Luxury Brands: Don’t Forget About China’s Cultural Consumer
The following is an excerpt from Jing Daily’s market report, “Winning China’s High-Spending Cultural Consumer: The Future Of Luxury.” Packed with 88 pages of market research, spotlight interviews with industry insiders and brand executives, and revenue-generating insights, the report is a must-read for anyone interested in tapping China’s new generation of culture-minded luxury consumers. Get your copy today on our Reports page.
The rapidly evolving nature and global outlook of Chinese Cultural Consumers (CCCs) makes them difficult for luxury brands to definitively identify and influence. What appeals to an urban coastal male in his late 30s often does not have the same effect on a female in her early 20s from a third-tier inland city. However, successful brands have leveraged e-commerce, direct-to- consumer (DTC) strategies, social commerce, and more to drive revenue across the consumer spectrum.
In China’s online environment, millennial and Gen Z consumers spend much of their digital life on platforms owned by a handful of domestic tech giants. Although dominated by players like Bytedance, Alibaba, and Tencent, the Chinese market also includes a constellation of smaller but critically important platforms that cater to niche interests, such as Xiaohongshu and Bilibili. For brands looking to connect with CCCs, a wide array of platforms and strategies are key ingredients in the wider marketing mix.
Originally launched in 2011 and counting more than 1.2 billion monthly active users (MAUs), WeChat remains a crucial tool for brands to reach any consumer in China. Expanding from its early days as a relatively simple messaging app, over the past decade WeChat has become China’s “everything app,” integrating a vast ecosystem of mini-programs that function as apps within the app.
While WeChat remains the dominant social media app in China, it has also become more associated with daily life and work, and less as a destination for entertainment, facing a challenge from platforms such as Bilibili and Douyin. As a means to reach the CCC, WeChat has shown the greatest potential as a CRM tool, giving sales staff the ability to communicate directly with VIP customers, create private groups, and livestream sales sessions.
Over the past year, WeChat has stepped up its efforts to catch up with video-heavy competition, introducing new tools for video accounts that support e-commerce and allowing merchants to establish shops in the app, offering new opportunities to engage its massive user base.
Tmall and Taobao Live
Overcoming hurdles of parent Alibaba’s early association with low-end goods (via the Taobao marketplace) and widespread concerns over counterfeit products, Tmall has emerged as a key destination for higher quality goods and has ramped up its efforts to entice premium global brands to set up official online stores on its invitation-only Tmall Luxury Pavilion, now home to more than 200 international brands including Cartier, Gucci, and Prada. A benefit for brands considering opening a “location” on Tmall Luxury Pavilion is its connections to Taobao Live, China’s top destination for e-commerce livestreaming, as well as a newer luxury-specific livestreaming channel, Soho Live, which was launched in 2020 as part of a broader initiative to connect luxury brands with Gen Z shoppers.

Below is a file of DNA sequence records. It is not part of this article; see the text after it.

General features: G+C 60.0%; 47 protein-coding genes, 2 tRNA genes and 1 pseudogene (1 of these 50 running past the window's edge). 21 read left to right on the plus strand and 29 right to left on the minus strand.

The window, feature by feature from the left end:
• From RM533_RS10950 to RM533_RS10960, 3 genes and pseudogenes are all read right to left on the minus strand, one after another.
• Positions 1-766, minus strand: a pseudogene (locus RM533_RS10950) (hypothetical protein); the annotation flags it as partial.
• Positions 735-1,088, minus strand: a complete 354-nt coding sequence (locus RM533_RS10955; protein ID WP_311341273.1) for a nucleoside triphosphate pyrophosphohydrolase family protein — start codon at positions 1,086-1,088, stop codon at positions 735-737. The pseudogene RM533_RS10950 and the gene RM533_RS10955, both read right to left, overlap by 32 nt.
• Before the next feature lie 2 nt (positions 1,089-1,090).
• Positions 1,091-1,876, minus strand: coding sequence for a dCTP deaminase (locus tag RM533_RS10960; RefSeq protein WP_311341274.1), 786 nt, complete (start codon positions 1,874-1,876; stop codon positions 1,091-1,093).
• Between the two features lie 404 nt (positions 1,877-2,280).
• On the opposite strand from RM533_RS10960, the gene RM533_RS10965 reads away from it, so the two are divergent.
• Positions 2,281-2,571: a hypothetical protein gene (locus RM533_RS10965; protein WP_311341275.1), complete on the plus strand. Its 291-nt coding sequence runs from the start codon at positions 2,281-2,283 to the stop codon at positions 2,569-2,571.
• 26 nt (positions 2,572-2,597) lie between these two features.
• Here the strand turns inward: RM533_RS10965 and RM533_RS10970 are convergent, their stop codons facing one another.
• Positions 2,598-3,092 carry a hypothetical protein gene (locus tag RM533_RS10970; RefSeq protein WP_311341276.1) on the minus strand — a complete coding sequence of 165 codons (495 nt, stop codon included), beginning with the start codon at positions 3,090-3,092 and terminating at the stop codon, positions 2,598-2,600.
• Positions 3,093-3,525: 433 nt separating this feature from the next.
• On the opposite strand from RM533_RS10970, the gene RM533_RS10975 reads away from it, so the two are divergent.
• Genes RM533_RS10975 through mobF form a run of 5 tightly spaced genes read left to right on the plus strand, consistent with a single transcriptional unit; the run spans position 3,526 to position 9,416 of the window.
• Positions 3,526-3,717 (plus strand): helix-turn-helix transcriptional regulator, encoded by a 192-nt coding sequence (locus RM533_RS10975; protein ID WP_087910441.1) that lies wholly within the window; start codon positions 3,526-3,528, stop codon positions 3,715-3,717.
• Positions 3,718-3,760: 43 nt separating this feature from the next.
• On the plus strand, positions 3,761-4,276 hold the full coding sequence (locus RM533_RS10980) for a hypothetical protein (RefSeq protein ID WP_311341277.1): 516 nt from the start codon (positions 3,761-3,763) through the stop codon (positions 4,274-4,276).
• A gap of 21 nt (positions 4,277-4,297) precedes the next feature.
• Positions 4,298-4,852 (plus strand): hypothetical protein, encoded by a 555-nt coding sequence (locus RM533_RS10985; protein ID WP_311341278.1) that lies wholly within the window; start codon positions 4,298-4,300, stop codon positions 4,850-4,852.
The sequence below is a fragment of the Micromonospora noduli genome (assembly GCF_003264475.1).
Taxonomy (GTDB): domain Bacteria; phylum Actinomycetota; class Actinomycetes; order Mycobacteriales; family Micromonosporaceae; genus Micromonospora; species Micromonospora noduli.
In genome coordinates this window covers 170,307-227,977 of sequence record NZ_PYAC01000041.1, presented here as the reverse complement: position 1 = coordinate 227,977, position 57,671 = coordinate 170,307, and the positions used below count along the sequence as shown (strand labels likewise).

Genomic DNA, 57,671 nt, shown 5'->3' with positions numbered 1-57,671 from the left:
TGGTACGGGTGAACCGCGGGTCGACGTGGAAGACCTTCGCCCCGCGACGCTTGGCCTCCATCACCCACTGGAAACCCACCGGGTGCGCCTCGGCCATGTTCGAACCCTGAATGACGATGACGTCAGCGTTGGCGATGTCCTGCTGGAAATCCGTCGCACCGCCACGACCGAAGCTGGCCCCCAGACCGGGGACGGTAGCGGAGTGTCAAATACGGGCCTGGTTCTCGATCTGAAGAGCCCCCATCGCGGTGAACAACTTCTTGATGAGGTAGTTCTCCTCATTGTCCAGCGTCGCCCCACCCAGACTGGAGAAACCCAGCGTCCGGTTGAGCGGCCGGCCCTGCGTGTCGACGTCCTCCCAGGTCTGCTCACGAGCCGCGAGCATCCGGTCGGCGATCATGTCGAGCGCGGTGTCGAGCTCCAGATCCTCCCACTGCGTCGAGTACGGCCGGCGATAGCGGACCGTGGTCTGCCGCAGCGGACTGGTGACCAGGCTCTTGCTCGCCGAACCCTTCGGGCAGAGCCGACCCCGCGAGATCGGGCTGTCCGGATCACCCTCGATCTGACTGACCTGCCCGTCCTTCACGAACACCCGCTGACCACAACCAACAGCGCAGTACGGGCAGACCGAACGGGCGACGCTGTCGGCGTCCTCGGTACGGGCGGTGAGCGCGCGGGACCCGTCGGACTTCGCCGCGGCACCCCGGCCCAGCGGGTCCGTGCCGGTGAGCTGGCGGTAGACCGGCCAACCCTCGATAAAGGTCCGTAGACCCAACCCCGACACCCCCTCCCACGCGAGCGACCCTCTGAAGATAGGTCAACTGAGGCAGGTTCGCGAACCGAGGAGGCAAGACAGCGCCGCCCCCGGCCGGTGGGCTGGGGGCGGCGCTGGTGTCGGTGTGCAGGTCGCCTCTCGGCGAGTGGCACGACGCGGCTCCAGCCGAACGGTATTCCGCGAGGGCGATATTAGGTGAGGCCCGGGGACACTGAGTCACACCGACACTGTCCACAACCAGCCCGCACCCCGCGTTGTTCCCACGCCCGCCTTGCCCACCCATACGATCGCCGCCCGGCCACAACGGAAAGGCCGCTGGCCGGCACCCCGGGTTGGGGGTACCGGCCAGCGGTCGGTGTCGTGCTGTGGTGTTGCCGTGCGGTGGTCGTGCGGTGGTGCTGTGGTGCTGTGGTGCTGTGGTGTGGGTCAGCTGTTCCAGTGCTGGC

Despite ongoing regulatory pressures from the central government on the country’s booming livestreaming industry, Taobao Live continues to see rapid growth in revenue, user acquisition, and influence, pulling in $62 billion in gross merchandise volume (GMV) last year. In 2022, however, the question for brands hoping to appeal to the CCC is their interest level in platforms such as Taobao Live, compared to more fashion-focused apps like Xiaohongshu.
Luxury Resale Marketplaces
China’s luxury resale market revenue is dwarfed by the overall luxury segment, with the resale market seeing $2.69 billion in sales in 2020 compared to $53.7 billion worth of new luxury products, according to Bain data. However, the market is growing quickly, driven by an interest among younger CCCs in particular. Traditionally, affluent Chinese consumers have resisted pre-owned luxury goods, in marked comparison to nearby markets like Japan and South Korea, which each boast sophisticated resale infrastructures.
But any aversion to secondhand goods is fading fast, accelerated by the COVID-19 pandemic and driven by booming interest among younger consumers in reducing their carbon footprint, engaging in more mindful consumption, and collecting hard-to-find archive pieces by top designers and brands. Much like their counterparts in Western Europe, North America, South Korea, and Japan, CCCs are shifting away from standard models of luxury consumption and purchasing more secondhand items, fueling investment in the sector.
Second-hand online marketplaces such as the Alibaba-owned Idle Fish — which started as a consumer-to-consumer (C2C) platform before opening to business-to-consumer (B2C) brand users in 2019 — are not especially new in China. Neither are secondhand luxury stores, with Hong Kong’s handbag-focused Milan Station expanding into major Chinese cities more than a decade ago. But now the shift is to online, with luxury e-commerce platforms Secoo (which sells both pre-owned and new products), Poizon, Plum, Ponhu, Feiyu, and Isheyipai among the contenders fighting for larger shares of a lucrative market that is poised for major growth.
Meanwhile, the rise of short video and e-commerce livestreaming has also had an impact on the luxury resale space, with Douyin seeing a rise in sellers of pre-owned luxury bags and the luxury livestreaming app Feiyu gaining in popularity over the past year.
Get your copy of “Winning China’s High-Spending Cultural Consumer: The Future Of Luxury” on our Reports page.